22 country of origin, natives who ethnically self-identify as separated can be viewed as internationally-oriented individuals. Our analysis of the influence of the two-dimensional ethnosizer on reservation wages focuses on migrants. Basically, we find a similar pattern for this group: the reservation wages of integrated individuals are significantly higher than those of assimilated job seekers; whereas they are lower (significantly lower) for separated (marginalized) individuals. Low reservation wages for separated and marginalized job seekers are particularly pronounced among female individuals. The overall picture thus indicates that separated and integrated natives have significantly higher reservation wages than assimilated individuals. We also find significantly higher reservation wages of integrated migrants. But on the other hand, the reservation wages of separated and, in particular, of marginalized migrants are lower than those of their assimilated counterparts. 9 9 Note that if one compares integrated individuals with separated or marginalized ones, the differences are more significant. 19

23 Table 7: Reservation Wages of the Unemployed, Ethnic Self-Identification and the Ethnosizer. Ethnic Self-Identification Natives and Migrants Migrants Male Female Migrants Natives Migrants (1st gen.) (2nd gen.) Individuals Individuals Assimilation reference reference reference reference reference reference reference (reference) (reference) (reference) (reference) (reference) (reference) (reference) Integration (0.0091) (0.0177) (0.0237) (0.0274) (0.0106) (0.0117) (0.0147) Marginalization (0.0080) (0.0225) (0.0292) (0.0348) (0.0086) (0.0112) (0.0114) Separation (0.0141) (0.0284) (0.0334) (0.0545) (0.0161) (0.0185) (0.0206) R # Observations 7,913 1, ,274 3,963 3,950 The Ethnosizer Migrants Migrants Migrants Male Female (1st gen.) (2nd gen.) Individuals Individuals Assimilation reference reference reference reference reference (reference) (reference) (reference) (reference) (reference) Integration (0.0103) (0.0133) (0.0176) (0.0143) (0.0141) Marginalization (0.0126) (0.0157) (0.0235) (0.0149) (0.0209) Separation (0.0147) (0.0166) (0.0358) (0.0205) (0.0235) R # Observations 1, Source: IZA Evaluation Dataset, own calculations. Note: OLS regressions. Robust standard errors in parentheses. Dependent variable: (logarithm of) net hourly reservation wages. Additional control variables include sex, age, age 2, disability, marital status, employment status of partner, children, East Germany, educational attainment, vocational attainment, duration of last employment, unemployment benefits, state dummies, cohort dummies, time lag dummies, country of birth, and (logarithm of) income from last employment. *** significant at 1%; ** significant at 5%; * significant at 10%. 20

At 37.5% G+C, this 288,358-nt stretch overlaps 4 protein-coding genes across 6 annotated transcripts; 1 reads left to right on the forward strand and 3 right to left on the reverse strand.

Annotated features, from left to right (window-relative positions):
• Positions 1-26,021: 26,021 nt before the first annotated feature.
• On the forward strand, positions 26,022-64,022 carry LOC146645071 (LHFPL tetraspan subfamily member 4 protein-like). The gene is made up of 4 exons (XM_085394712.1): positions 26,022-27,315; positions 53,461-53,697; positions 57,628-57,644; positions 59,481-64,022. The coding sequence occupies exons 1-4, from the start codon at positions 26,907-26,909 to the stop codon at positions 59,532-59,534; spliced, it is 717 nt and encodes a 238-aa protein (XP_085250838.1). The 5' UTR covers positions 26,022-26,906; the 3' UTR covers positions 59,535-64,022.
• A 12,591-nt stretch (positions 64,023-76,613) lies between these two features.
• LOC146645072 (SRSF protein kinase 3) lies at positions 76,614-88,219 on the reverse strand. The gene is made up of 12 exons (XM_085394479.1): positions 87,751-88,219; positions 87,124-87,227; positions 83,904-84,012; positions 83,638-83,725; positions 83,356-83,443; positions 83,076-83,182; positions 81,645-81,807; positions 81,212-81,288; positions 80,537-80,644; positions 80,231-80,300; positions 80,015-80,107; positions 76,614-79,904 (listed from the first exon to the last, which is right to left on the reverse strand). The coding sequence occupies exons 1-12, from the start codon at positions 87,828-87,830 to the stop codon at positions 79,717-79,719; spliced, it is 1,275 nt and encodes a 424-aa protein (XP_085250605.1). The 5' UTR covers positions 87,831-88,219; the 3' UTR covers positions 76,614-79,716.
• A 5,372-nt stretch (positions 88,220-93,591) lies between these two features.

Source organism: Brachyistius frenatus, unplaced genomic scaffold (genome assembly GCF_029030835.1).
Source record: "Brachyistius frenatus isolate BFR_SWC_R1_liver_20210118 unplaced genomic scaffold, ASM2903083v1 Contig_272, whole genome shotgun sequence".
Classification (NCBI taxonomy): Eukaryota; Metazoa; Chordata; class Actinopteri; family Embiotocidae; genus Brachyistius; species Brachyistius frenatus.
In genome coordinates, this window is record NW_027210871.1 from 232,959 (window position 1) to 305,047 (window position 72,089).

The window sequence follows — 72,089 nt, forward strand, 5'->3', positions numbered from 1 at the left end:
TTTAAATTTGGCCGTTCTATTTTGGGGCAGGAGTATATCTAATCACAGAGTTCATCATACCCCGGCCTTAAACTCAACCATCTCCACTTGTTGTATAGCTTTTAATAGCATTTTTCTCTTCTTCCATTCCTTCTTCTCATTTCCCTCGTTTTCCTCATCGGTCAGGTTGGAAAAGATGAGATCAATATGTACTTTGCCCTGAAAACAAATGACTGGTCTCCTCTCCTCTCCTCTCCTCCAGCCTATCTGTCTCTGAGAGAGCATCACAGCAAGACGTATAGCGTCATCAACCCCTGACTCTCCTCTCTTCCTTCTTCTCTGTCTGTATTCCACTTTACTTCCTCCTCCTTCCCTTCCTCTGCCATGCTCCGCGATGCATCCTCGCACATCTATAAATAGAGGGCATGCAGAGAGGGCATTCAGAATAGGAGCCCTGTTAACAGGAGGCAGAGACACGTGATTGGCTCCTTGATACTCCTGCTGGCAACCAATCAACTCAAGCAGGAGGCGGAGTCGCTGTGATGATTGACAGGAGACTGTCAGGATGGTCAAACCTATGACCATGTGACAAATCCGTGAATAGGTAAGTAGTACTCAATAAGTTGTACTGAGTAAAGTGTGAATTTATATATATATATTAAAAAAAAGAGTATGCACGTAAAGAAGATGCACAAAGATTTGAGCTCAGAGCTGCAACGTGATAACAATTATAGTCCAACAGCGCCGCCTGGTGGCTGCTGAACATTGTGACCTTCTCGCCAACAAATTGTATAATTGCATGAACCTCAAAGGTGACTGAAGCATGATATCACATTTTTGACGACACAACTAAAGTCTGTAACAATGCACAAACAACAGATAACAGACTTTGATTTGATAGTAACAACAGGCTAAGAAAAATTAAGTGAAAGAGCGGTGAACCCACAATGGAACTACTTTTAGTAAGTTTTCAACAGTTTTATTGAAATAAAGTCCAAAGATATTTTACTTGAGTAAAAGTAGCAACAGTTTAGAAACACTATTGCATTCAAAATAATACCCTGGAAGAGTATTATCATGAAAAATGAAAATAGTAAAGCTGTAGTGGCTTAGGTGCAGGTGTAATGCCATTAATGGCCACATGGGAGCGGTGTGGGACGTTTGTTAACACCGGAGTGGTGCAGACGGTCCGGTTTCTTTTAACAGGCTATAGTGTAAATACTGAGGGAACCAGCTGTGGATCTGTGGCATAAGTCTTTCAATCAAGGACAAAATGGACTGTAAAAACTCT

24 5 Conclusions This paper analyzes the labor market reintegration of the unemployed in Germany. We extend previous studies by adapting the concept of a recently developed twodimensional measure of ethnic identity. While previous studies have shown that the ethnosizer as a measure of ethnic identity has substantial explanatory power regarding labor market outcomes, we are able to apply this concept to recently collected and rich survey data which are part of the IZA Evaluation Dataset. Thereby, we are able to provide extensions in two dimensions: a) we focus on the unemployed and their labor market reintegration, search channels and reservation wages; and b) we are able to incorporate natives in parts of our analysis. Our results show significantly lower employment probabilities for separated natives and separated migrants. Among the latter, separated first generation migrants in particular are identified as a group with a relatively slow labor market reintegration. Further steps of our analysis are able to shed more light on the job search process which obviously proceeds a successful reintegration into the primary labor market. More specifically, we analyze a) the number search channels used (as an approximation of search effort), and b) the reservation wage as an important summary indicator of search behavior. Regarding the number of search channels used, our results suggest that marginalized and separated migrants exert substantially less effort in the first months after entering unemployment than assimilated or integrated migrants. On the other hand, we find evidence that marginalized natives also have a relatively low search intensity at the beginning of their unemployment spell. When analyzing reservation wages, we find that separated and integrated natives have significantly higher reservation wages than assimilated individuals. This results also holds for integrated migrants. On the other hand, the reservation wages of separated and, in particular, of marginalized migrants are lower than those of their assimilated counterparts. We thus identify separated migrants as a group with a slower reintegration into the labor market. We also see that, next to marginalized migrants, this group exerts relatively low search effort. Taking into account the relatively lower reservation wages of both of these groups, one can argue as follows: While marginalized migrants lower their reservation wages adequately to compensate a relatively low search effort (resulting in employment probabilities similar to those of assimilated individuals), separated migrants have reservation wages which are still above the level such that they would end up with similar employment probabilities as the migrant groups with different ethnic identities. 21